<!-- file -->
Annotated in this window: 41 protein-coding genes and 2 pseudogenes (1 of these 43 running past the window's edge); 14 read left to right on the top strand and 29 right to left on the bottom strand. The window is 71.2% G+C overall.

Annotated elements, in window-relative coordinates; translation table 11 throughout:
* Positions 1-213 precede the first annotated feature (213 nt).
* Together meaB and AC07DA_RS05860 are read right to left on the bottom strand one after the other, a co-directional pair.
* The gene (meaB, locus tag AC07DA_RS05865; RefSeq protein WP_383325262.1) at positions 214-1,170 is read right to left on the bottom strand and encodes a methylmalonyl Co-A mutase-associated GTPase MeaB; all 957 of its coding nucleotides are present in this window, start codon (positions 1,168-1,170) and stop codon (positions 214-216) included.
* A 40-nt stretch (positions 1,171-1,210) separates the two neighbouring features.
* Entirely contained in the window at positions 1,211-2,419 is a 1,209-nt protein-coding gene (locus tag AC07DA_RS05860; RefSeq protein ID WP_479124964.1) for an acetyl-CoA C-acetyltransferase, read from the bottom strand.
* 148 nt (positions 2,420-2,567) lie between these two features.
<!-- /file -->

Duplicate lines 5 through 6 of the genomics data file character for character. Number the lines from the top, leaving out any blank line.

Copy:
* The gene (meaB, locus tag AC07DA_RS05865; RefSeq protein WP_383325262.1) at positions 214-1,170 is read right to left on the bottom strand and encodes a methylmalonyl Co-A mutase-associated GTPase MeaB; all 957 of its coding nucleotides are present in this window, start codon (positions 1,168-1,170) and stop codon (positions 214-216) included.
* A 40-nt stretch (positions 1,171-1,210) separates the two neighbouring features.